BudgetingBecause the Workforce Management system knows how much each shift costs in real-time, it can keep a running total of the cost of each rota as it is built. It can then compare the cost of the rota against the budget before it is approved. More advanced systems can be used to generate the budget in the first place and also calculate a forecast of spend. If your forecasting tool predicts you need more staff, it should be able to tell you what that rota is going to cost to build. The AI-powered tools now available are starting to merge the budget and forecasting modules into one.You can get by without a budgeting module but it is a powerful tool for managing costs. It also enhances the reporting and analytics that a WFM system can offer.
ReportingThe reporting module allows you to access the data you have collected in your WFM system. A good reporting tool automates data collection and report generation in formats that allow you to quickly analyse your data and make data-driven decisions. A WFM tool should come with many pre-prepared reports that make operating your staffing easier.I suppose you could do without reports but it kind of misses the point of digitising data in the first place.
AnalyticsAnalytics, Data Visualisation or Business Intelligence (BI) tools are often offered as an optional extra in a WFM system.
They offer similar functionality to reporting; however, analytics derive insights from that data and often influence business decisions. 
They often display the data in graphical representations that can be “drilled into” for greater insight. In comparison, reporting is often an export of data in a CSV format.
If you are good with Excel or have an existing Analytics or BI tool you may not want the Analytics module. If you have an existing BI tool you will need some sort of API or data warehouse feed to access the data.
Self service tools/appsAn app or web-based tool that allows employees to interact with the WFM system, see what shifts they are working, book leave and manage their availability and preferences.These come as standard, but some organisations chose not to enable them often because they are using other apps in the business and/or not using their WFM platform for booking leave.
IntegrationsWe have written other articles that cover the type of integrations you might need. The “big two” integrations are to HR and Payroll. But we also see integrations of EPOS, ERP, Finance and other software tools.Transfer of data can be done by export and import, negating the need for integration, or an all-in-one solution can be used, which includes HR and Payroll, meaning no integration is required.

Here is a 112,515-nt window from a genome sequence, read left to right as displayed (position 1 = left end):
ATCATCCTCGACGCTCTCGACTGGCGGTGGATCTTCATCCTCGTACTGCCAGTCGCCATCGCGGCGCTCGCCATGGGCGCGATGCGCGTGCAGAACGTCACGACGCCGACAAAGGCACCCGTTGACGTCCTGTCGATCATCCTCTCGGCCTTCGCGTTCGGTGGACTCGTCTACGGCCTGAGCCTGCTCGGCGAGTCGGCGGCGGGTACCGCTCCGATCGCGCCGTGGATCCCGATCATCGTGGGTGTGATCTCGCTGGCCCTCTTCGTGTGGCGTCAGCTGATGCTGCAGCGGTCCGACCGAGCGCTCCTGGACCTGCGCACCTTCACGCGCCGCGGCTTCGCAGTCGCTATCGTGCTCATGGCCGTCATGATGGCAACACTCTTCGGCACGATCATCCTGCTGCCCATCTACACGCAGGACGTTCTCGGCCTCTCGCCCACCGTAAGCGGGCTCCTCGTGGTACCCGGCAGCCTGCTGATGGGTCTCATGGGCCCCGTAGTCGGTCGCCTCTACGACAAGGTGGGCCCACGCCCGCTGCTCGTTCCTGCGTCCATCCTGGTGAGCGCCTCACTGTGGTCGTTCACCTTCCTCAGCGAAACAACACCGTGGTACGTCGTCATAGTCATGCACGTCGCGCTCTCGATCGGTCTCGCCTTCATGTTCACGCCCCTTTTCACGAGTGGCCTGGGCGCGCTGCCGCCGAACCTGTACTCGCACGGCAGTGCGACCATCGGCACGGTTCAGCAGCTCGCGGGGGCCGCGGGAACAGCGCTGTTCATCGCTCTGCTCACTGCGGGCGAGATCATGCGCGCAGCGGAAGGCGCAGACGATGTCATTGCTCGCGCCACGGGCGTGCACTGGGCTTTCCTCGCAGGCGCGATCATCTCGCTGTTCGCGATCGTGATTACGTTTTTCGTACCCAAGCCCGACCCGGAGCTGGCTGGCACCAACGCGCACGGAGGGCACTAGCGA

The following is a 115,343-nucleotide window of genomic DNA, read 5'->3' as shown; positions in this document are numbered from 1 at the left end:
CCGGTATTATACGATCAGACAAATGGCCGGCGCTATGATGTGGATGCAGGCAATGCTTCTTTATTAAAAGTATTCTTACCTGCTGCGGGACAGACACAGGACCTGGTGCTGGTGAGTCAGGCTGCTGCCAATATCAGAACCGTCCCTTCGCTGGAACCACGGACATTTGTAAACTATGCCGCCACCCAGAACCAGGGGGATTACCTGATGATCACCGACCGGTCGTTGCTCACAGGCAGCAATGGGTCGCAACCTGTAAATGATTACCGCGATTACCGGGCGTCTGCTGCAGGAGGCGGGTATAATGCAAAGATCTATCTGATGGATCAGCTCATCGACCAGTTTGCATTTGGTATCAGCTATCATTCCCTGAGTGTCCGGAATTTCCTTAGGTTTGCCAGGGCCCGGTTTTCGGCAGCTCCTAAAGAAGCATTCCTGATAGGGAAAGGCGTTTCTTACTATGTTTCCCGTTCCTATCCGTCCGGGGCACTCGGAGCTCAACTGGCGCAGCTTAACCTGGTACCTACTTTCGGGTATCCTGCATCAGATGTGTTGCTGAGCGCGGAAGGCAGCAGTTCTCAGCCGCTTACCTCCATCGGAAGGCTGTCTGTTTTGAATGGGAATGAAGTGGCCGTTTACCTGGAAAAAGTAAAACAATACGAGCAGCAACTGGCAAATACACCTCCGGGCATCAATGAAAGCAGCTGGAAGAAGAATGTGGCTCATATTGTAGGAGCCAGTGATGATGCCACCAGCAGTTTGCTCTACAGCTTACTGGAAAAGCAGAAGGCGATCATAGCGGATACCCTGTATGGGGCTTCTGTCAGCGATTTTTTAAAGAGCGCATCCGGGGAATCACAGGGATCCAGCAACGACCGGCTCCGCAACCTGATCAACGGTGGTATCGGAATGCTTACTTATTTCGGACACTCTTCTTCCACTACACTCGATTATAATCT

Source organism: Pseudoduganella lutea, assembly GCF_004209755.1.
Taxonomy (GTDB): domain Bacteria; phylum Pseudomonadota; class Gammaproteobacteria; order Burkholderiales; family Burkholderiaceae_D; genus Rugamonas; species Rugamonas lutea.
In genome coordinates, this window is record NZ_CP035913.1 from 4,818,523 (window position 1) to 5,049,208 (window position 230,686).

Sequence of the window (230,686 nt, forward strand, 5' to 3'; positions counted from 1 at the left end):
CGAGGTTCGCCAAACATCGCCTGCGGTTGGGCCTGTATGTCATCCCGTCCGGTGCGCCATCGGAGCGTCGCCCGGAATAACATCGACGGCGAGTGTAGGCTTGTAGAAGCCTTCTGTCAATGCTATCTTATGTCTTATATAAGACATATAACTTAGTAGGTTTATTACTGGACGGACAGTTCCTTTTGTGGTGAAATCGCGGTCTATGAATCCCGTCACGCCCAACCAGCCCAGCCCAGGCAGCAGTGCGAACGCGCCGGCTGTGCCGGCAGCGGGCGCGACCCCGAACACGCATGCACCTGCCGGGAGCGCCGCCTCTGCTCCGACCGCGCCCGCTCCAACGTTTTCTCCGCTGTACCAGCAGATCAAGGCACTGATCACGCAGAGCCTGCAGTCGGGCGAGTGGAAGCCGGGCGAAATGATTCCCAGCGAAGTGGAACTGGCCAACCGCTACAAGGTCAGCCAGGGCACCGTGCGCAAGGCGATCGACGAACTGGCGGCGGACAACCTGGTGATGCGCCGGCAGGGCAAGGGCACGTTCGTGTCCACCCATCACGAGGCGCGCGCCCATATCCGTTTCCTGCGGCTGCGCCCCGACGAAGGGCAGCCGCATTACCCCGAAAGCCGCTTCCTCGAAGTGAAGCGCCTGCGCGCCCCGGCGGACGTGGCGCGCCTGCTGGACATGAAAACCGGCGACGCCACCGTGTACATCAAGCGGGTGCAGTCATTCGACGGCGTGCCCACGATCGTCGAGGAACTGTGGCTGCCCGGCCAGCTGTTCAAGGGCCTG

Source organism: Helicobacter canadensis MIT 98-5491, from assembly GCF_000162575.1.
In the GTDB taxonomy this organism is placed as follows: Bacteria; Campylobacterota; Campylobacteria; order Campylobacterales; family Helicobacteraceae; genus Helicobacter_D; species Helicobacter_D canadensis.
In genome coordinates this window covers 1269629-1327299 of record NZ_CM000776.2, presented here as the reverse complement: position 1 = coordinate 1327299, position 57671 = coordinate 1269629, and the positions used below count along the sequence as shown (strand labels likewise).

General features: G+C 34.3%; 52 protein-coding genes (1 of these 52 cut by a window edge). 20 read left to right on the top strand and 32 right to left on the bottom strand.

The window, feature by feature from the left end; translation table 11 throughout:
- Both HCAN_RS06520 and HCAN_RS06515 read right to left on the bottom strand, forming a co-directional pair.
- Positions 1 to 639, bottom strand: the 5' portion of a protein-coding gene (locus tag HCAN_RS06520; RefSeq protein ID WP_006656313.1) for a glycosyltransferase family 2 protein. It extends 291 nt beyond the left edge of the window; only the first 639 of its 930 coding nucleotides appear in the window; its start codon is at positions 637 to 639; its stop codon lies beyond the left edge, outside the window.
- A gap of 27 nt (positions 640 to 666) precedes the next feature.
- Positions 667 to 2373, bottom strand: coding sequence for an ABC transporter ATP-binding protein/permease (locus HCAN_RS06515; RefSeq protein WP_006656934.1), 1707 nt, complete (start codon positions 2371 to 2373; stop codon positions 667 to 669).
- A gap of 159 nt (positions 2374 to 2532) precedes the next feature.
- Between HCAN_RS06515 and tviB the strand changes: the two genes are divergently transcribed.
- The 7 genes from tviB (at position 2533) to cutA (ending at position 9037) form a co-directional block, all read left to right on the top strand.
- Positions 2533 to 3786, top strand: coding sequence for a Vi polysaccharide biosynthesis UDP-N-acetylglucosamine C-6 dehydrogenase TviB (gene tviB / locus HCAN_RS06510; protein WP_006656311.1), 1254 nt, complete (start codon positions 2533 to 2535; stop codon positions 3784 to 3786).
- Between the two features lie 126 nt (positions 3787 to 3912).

Other appsTraining, Salary Advance, Wellbeing and many other HR related apps can be offered by WFM suppliers, normally as an extra. Many are excellent and add real value to your solutionThese are all optional.

What are the types of workforce management software?

A workforce management system is often very specialist by the type of employer that would buy the software. There are WFM systems that cover the following areas and more:

Call centres
Mobile workforces such as drivers, home care workers
Hourly paid and shift workers in a dedicated venue such as retail, leisure, hospitality, factories, care homes etc
Hospitals and other industry verticals.
Agency workers 
Gig Workers
General applications that cater for a wide range of different working practices
Simple applications that are used for office staff and other “9-5” workers.

There is every chance that some cloud-based SAAS software exists that caters for your staffing model. We have written a blog article which covers the various types of WFM software, and we have attempted to list the main types of workforce management software and some of the specialist companies that work in these areas.

what are the types of workforce management software

What is meant by the “Best of Breed” WFM solution?

Best of Breed or BoB refers to a software solution, often highly specialised and which often performs better compared to a single “all in one” platform. All-in-one platforms are expected to do everything but may not do each function as well as a single solution dedicated to that specific capability. In WFM, a Best of Breed solution might be specialised for just WFM in a call centre environment and require integration into an HR and Payroll solution. An all-in-one solution could include HR, Payroll and WFM, but it may not be built specifically for call centres. 

Best of Breed Workforce Management software can bring many advantages, especially the delivery of better KPIs if used in the area it was built to manage.

Want To See Some Of These Solutions In Action?

Get in touch and see how our WFM solutions can work for your business.